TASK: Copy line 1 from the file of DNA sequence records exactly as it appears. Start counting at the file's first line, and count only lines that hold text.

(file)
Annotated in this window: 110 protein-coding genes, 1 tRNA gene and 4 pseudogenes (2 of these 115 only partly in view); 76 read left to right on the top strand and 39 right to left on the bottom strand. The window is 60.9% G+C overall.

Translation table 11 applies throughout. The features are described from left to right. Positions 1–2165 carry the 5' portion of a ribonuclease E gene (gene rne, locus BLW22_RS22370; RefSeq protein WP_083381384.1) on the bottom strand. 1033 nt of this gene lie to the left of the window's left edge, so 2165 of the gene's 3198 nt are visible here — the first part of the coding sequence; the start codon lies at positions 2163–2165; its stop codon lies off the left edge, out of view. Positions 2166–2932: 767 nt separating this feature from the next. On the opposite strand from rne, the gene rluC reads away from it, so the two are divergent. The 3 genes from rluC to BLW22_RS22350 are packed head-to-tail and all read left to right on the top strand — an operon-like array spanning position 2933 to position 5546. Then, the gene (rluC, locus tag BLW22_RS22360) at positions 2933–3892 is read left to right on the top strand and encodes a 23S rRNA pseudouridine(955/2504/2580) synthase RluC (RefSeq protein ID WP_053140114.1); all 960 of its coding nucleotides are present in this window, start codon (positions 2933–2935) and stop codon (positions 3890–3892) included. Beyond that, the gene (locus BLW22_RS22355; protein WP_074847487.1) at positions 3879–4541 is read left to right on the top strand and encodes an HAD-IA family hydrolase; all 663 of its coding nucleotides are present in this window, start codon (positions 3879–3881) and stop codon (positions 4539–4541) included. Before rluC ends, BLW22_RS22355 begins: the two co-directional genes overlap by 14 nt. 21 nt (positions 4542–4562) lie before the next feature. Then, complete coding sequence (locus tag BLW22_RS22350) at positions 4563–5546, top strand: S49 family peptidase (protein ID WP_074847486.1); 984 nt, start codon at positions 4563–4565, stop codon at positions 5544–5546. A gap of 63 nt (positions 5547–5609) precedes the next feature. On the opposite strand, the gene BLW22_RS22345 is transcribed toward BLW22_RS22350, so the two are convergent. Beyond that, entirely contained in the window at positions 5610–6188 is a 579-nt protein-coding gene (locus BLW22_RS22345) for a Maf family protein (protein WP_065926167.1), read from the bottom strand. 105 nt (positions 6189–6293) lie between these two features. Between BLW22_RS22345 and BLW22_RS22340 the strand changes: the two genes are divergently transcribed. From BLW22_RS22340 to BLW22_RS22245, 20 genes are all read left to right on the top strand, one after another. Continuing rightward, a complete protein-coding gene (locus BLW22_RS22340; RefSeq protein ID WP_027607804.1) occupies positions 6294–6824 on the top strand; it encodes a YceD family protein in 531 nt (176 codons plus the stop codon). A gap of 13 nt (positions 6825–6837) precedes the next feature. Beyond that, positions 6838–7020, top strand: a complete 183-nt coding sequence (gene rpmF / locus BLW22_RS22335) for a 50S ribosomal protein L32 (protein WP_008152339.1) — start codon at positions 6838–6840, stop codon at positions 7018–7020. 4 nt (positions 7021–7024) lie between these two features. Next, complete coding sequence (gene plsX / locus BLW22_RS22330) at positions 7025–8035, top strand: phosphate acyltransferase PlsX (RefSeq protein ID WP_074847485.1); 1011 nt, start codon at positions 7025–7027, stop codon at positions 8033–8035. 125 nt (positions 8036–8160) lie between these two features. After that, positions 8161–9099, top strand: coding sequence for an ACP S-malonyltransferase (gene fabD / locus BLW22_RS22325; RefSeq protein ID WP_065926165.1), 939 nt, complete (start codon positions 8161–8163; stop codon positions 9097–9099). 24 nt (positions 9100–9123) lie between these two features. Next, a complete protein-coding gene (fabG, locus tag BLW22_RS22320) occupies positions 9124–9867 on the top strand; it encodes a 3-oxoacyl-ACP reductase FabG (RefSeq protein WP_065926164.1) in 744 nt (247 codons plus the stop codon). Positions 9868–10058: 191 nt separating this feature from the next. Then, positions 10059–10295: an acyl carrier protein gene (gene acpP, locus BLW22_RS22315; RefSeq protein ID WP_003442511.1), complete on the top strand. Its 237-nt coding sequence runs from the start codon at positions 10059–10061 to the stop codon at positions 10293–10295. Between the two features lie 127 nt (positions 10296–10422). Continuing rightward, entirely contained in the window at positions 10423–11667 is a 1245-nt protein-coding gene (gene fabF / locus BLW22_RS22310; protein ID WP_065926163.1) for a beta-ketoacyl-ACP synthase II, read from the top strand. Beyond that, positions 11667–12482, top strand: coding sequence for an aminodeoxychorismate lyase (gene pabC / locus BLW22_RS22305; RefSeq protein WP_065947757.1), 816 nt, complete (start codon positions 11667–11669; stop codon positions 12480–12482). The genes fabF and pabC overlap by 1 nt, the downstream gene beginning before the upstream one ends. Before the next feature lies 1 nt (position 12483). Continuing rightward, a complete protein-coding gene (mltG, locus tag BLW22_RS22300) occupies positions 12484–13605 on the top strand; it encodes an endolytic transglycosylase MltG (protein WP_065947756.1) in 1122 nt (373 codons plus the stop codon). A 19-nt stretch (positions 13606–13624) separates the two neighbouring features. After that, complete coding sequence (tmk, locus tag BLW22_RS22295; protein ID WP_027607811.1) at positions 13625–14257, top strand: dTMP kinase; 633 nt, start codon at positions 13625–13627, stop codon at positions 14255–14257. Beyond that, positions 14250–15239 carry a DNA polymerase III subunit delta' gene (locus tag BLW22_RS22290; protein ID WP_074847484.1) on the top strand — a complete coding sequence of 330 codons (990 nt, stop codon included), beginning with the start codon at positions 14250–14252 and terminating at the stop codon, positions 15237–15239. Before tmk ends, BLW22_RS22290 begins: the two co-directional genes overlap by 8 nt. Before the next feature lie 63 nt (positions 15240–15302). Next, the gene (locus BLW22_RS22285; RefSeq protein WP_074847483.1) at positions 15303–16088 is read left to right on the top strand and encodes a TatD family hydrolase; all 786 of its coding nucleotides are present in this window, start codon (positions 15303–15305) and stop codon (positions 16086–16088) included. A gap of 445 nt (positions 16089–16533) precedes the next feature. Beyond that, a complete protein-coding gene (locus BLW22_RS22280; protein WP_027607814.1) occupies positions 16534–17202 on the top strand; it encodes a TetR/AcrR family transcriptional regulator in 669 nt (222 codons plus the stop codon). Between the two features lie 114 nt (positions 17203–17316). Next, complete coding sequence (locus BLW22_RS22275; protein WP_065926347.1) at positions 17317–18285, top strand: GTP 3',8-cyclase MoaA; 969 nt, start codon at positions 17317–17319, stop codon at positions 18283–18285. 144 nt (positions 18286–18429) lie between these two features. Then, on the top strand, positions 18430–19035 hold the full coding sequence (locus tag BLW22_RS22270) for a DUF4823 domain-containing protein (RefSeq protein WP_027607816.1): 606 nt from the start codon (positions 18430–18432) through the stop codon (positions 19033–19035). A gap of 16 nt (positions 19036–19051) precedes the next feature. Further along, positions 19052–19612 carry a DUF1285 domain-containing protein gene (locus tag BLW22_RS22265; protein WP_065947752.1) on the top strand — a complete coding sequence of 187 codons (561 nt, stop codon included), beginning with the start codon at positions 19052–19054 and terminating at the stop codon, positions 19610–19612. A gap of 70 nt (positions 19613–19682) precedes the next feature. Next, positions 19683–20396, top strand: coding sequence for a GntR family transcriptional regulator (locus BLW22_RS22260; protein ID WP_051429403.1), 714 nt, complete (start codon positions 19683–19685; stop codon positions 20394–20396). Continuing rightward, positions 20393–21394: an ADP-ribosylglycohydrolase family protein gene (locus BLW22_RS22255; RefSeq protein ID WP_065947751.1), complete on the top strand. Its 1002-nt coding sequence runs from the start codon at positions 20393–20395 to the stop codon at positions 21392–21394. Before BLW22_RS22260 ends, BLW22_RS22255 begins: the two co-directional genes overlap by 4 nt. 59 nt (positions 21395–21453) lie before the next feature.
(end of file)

Annotated in this window: 110 protein-coding genes, 1 tRNA gene and 4 pseudogenes (2 of these 115 only partly in view); 76 read left to right on the top strand and 39 right to left on the bottom strand. The window is 60.9% G+C overall.